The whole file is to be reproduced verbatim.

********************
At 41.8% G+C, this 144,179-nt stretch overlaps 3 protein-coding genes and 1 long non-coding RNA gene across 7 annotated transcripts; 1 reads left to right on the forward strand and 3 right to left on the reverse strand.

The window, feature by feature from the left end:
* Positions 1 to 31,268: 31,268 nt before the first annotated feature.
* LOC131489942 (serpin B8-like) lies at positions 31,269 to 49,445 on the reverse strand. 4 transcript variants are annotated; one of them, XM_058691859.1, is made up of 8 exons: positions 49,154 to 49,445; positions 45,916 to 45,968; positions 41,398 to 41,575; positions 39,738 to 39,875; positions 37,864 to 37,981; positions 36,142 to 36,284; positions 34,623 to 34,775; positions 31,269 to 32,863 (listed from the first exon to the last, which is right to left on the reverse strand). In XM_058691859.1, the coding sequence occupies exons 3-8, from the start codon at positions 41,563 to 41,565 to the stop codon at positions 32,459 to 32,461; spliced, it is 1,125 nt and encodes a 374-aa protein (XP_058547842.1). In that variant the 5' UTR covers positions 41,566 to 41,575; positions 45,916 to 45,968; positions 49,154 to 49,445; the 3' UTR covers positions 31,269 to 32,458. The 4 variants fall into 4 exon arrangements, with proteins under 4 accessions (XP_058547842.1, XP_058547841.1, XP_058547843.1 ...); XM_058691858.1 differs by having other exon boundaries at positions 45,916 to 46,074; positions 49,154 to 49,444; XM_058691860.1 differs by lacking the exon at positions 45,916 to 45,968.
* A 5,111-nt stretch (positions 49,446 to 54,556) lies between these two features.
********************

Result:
At 41.8% G+C, this 144,179-nt stretch overlaps 3 protein-coding genes and 1 long non-coding RNA gene across 7 annotated transcripts; 1 reads left to right on the forward strand and 3 right to left on the reverse strand.

The window, feature by feature from the left end:
* Positions 1 to 31,268: 31,268 nt before the first annotated feature.
* LOC131489942 (serpin B8-like) lies at positions 31,269 to 49,445 on the reverse strand. 4 transcript variants are annotated; one of them, XM_058691859.1, is made up of 8 exons: positions 49,154 to 49,445; positions 45,916 to 45,968; positions 41,398 to 41,575; positions 39,738 to 39,875; positions 37,864 to 37,981; positions 36,142 to 36,284; positions 34,623 to 34,775; positions 31,269 to 32,863 (listed from the first exon to the last, which is right to left on the reverse strand). In XM_058691859.1, the coding sequence occupies exons 3-8, from the start codon at positions 41,563 to 41,565 to the stop codon at positions 32,459 to 32,461; spliced, it is 1,125 nt and encodes a 374-aa protein (XP_058547842.1). In that variant the 5' UTR covers positions 41,566 to 41,575; positions 45,916 to 45,968; positions 49,154 to 49,445; the 3' UTR covers positions 31,269 to 32,458. The 4 variants fall into 4 exon arrangements, with proteins under 4 accessions (XP_058547842.1, XP_058547841.1, XP_058547843.1 ...); XM_058691858.1 differs by having other exon boundaries at positions 45,916 to 46,074; positions 49,154 to 49,444; XM_058691860.1 differs by lacking the exon at positions 45,916 to 45,968.
* A 5,111-nt stretch (positions 49,446 to 54,556) lies between these two features.